Poetry: “Non-” by Britt Canty

Boundaries. We need boundaries, you said. You were nothing if not a man of reason. My fingers raked the cement, still clay-like. I wanted to leave an impression before it turned solid. Before you left. Shards of shell and rock crowded into the skin beneath my nails. I tried to write my name so that everyone would know I had been there. So that you would remember.

You took my ravaged hands, pretended to understand. I was most beautiful to you when I was vulnerable, coffined in the lines drawn to separate what was yours from

what was mine. Night by night I was becoming unknown, a nonentity—the non sequitur in the story you told. You tried to bury me in your cemetery of non-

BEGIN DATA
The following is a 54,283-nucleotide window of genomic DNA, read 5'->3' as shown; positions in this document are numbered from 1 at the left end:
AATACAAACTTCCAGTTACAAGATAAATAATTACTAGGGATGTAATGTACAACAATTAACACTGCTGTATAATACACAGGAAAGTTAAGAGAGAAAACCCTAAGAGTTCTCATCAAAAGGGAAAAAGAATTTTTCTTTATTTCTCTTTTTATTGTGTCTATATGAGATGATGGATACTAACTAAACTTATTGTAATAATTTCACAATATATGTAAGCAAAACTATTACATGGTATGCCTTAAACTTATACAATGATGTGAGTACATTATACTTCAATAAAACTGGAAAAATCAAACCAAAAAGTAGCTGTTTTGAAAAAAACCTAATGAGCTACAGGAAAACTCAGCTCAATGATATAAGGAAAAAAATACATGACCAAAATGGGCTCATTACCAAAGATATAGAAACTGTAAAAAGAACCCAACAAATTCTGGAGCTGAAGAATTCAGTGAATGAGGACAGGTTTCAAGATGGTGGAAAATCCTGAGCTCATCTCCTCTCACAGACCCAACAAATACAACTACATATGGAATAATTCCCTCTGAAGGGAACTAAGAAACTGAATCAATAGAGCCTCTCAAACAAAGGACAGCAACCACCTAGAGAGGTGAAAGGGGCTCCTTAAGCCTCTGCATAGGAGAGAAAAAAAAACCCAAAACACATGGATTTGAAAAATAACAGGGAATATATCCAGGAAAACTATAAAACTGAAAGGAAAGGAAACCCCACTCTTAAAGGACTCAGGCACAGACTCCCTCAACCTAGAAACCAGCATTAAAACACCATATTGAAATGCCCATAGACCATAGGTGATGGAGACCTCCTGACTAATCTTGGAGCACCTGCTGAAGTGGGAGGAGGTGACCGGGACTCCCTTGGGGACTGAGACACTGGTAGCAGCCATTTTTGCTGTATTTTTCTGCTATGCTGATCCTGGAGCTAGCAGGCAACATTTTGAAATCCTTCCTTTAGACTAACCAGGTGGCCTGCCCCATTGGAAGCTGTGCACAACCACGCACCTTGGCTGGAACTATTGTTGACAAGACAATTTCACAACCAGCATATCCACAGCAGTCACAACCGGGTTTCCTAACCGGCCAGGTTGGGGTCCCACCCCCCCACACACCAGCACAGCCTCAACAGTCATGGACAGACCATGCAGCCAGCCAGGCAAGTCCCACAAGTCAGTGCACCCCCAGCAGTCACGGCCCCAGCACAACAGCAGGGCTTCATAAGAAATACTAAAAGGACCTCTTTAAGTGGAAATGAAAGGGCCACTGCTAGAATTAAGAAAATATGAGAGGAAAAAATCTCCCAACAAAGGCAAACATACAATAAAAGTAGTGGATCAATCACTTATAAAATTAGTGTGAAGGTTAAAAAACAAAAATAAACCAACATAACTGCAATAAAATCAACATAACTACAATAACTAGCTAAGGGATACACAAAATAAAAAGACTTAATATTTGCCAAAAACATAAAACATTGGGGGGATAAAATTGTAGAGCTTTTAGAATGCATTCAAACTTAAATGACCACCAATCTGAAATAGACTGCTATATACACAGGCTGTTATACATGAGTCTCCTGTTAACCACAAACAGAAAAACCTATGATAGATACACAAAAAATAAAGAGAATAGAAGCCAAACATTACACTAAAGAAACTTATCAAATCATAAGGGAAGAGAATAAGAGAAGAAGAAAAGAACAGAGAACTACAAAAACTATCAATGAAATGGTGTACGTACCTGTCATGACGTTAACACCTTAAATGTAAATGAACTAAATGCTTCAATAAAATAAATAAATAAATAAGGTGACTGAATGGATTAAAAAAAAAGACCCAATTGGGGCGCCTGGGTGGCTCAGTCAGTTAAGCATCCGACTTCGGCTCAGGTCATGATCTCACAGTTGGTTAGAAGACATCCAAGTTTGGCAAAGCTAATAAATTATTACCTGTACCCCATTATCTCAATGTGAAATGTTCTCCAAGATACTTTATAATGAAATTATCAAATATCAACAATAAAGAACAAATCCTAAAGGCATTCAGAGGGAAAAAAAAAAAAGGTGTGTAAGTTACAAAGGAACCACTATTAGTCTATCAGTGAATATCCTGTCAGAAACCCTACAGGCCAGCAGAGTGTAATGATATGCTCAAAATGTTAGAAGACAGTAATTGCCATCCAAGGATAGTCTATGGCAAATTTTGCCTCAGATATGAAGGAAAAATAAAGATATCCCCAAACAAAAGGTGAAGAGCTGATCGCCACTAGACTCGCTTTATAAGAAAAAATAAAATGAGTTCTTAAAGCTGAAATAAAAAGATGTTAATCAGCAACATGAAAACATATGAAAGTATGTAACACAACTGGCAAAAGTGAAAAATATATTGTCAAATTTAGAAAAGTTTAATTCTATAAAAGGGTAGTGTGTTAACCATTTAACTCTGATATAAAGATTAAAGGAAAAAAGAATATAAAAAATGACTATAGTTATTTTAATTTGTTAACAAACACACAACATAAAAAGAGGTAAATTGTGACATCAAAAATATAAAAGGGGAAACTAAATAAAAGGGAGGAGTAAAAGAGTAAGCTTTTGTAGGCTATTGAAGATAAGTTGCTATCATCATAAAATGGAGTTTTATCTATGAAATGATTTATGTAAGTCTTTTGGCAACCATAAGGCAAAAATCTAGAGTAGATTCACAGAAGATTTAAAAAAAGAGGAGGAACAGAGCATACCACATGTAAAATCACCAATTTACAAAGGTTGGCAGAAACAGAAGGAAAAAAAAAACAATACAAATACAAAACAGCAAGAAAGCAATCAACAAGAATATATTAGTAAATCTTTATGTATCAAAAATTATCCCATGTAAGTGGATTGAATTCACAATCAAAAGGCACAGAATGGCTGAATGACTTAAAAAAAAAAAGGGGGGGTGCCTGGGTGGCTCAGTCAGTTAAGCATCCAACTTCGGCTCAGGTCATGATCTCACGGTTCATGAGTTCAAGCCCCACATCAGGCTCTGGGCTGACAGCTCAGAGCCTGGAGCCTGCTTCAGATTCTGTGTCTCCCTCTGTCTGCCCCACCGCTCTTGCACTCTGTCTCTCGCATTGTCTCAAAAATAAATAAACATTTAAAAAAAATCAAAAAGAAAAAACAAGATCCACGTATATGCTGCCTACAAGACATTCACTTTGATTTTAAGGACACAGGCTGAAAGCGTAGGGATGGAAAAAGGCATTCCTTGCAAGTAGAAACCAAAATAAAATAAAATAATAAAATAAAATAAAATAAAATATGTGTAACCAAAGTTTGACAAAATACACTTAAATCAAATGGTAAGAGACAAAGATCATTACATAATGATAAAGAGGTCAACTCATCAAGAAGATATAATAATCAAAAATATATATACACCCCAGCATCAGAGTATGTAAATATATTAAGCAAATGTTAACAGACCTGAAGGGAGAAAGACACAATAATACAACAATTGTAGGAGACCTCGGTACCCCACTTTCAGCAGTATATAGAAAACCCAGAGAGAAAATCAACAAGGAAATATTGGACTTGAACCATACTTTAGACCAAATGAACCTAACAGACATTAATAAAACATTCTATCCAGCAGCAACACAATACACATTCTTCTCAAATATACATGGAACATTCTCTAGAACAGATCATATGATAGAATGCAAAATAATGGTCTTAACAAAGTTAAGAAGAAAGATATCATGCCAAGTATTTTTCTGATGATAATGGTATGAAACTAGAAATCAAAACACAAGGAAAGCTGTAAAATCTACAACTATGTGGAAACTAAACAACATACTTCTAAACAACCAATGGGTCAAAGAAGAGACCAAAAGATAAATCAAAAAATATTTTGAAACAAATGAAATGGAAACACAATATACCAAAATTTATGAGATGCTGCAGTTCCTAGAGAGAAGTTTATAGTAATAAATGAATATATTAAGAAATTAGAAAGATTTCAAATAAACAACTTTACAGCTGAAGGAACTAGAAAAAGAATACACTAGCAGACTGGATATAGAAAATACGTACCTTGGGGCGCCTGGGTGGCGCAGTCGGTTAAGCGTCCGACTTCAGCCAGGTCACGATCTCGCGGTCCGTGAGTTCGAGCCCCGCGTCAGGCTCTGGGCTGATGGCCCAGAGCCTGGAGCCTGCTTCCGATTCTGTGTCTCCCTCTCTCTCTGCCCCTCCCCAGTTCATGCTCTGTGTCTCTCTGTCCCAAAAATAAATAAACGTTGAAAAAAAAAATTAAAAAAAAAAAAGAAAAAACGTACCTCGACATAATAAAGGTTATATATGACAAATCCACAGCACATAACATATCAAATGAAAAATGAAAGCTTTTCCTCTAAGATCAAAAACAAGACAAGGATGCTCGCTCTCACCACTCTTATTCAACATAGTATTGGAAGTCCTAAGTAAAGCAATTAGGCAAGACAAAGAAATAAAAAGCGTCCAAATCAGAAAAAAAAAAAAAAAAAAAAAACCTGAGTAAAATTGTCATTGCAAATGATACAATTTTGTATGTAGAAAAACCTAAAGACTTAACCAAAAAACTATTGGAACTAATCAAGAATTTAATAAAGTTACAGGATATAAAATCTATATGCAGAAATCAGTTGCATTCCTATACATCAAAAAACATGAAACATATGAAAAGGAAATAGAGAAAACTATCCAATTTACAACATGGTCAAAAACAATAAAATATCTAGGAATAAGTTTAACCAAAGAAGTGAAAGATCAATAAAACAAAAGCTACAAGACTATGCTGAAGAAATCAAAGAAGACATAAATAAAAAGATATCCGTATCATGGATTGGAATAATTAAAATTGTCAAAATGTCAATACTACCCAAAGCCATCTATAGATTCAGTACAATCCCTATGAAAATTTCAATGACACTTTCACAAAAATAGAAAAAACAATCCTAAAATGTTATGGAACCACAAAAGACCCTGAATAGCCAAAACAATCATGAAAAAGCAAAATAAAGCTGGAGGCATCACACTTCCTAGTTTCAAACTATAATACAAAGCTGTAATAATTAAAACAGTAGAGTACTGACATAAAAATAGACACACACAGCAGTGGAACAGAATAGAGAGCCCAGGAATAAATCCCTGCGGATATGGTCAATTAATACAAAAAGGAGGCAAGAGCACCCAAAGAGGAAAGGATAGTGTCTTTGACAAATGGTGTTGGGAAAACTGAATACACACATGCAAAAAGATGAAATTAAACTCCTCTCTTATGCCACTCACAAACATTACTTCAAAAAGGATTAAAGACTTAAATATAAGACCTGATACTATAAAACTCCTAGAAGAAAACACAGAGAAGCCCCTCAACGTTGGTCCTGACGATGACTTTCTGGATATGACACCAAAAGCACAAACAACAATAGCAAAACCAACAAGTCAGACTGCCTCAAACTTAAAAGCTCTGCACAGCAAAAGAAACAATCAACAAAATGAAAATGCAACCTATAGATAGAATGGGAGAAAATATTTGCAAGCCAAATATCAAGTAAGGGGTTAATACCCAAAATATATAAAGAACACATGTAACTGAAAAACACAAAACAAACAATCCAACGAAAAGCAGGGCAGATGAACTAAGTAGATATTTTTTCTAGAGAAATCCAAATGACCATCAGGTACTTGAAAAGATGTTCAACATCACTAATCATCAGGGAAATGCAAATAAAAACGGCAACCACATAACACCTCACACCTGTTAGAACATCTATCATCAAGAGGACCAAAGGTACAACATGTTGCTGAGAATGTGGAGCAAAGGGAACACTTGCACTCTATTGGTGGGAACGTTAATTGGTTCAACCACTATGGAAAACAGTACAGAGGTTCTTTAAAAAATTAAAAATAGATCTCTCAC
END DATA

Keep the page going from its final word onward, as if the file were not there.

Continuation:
But now, when you reach for my hips, my hair
at the latest hour,
I am gone,

unbound—

gone to where the ghosts of my ancestors
still race on horseback,

gone into the soft edges of the winged
horizon, awash in color, water,



and light.

Britt Canty received her MFA in Creative Writing from The New School. Her writing has appeared in New Plains Review, Bookanista, Vol. 1 Brooklyn, The Rising Phoenix Review, and other places. She lives in Queens.

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